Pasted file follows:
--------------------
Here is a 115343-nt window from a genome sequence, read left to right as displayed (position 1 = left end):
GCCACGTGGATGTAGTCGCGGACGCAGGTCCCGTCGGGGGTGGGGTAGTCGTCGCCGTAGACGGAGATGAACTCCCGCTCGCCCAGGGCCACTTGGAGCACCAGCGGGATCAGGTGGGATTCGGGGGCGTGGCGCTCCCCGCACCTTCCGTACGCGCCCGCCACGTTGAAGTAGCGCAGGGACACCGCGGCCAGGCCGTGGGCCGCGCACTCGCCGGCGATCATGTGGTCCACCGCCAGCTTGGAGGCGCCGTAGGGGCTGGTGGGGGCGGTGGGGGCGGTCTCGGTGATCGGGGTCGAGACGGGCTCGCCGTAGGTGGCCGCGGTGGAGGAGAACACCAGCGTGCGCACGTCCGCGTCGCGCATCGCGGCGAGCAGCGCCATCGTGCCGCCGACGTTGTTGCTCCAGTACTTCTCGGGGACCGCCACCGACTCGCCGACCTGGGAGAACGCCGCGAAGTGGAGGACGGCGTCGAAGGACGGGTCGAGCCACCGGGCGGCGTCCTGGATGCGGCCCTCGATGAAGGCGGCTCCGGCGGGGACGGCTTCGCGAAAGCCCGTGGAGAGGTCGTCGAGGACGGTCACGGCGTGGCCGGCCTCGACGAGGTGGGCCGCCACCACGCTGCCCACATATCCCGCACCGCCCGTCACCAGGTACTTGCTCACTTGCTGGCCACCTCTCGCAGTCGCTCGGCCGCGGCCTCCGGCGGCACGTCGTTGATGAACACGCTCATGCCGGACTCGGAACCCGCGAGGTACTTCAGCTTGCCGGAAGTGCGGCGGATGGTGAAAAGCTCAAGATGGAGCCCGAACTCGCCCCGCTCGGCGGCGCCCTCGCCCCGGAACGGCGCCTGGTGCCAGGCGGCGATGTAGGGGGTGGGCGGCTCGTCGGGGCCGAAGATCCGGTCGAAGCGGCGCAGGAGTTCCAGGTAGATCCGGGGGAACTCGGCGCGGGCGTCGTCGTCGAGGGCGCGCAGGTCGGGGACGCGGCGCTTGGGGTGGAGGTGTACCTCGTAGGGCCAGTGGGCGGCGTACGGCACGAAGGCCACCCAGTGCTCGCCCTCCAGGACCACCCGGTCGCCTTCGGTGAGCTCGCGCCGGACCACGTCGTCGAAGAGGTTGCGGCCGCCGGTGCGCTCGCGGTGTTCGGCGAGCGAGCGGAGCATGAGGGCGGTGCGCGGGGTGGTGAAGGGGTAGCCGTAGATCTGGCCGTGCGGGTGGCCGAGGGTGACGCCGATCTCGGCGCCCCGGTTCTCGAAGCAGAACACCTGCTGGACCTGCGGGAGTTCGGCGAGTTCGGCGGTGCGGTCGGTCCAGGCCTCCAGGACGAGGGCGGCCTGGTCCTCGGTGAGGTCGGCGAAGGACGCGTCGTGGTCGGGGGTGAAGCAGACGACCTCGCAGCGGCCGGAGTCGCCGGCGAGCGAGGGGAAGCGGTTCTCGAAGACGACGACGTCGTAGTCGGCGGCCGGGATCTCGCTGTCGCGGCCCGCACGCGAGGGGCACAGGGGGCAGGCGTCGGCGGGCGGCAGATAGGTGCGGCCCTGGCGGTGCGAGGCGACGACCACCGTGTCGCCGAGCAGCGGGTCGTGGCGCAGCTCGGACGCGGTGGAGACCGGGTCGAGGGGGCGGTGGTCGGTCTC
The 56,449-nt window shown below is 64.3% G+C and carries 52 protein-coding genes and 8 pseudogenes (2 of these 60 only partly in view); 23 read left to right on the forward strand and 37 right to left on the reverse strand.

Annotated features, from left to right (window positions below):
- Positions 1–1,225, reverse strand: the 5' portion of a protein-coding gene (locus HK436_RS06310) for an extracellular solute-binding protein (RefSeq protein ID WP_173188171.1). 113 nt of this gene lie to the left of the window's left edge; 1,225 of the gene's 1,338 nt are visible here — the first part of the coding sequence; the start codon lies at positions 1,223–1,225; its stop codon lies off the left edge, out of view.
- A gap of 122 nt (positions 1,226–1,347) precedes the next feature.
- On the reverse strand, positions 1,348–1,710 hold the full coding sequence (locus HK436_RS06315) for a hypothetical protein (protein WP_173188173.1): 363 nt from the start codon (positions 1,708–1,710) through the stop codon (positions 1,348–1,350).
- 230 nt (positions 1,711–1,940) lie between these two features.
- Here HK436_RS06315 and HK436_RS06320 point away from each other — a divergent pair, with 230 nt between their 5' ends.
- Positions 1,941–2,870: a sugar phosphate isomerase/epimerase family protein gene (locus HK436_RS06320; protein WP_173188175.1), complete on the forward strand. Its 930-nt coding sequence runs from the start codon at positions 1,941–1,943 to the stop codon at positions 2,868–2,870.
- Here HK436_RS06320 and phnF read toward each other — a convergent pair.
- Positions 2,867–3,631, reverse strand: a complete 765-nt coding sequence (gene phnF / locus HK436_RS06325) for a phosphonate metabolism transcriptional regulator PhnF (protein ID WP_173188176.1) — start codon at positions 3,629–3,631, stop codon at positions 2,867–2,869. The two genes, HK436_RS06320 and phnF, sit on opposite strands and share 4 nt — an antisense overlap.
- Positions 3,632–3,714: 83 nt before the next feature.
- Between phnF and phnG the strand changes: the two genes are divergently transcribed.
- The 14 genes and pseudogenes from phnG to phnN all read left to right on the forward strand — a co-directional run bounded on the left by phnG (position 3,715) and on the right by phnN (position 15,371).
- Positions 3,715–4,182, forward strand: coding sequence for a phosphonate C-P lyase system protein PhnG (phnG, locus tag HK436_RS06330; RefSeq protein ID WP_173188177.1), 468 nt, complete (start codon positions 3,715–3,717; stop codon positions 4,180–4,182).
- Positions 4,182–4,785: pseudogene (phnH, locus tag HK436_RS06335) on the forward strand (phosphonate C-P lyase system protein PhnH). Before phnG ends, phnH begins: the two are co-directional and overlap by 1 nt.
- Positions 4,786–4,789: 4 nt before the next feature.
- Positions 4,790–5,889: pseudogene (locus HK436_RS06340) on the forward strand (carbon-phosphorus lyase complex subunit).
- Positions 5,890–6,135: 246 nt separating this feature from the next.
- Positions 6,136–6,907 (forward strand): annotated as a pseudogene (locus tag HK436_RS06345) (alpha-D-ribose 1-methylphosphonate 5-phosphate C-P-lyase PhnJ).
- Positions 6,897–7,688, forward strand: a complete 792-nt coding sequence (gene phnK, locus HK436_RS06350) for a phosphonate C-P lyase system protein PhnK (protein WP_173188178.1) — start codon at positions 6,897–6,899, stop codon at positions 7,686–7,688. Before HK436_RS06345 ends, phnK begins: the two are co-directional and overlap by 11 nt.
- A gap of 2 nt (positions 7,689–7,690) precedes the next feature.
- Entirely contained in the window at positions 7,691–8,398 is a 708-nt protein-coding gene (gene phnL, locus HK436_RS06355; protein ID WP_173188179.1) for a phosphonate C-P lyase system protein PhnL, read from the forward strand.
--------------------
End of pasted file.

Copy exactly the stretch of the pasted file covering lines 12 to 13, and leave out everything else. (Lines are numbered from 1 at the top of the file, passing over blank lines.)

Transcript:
- Positions 2,867–3,631, reverse strand: a complete 765-nt coding sequence (gene phnF / locus HK436_RS06325) for a phosphonate metabolism transcriptional regulator PhnF (protein ID WP_173188176.1) — start codon at positions 3,629–3,631, stop codon at positions 2,867–2,869. The two genes, HK436_RS06320 and phnF, sit on opposite strands and share 4 nt — an antisense overlap.
- Positions 3,632–3,714: 83 nt before the next feature.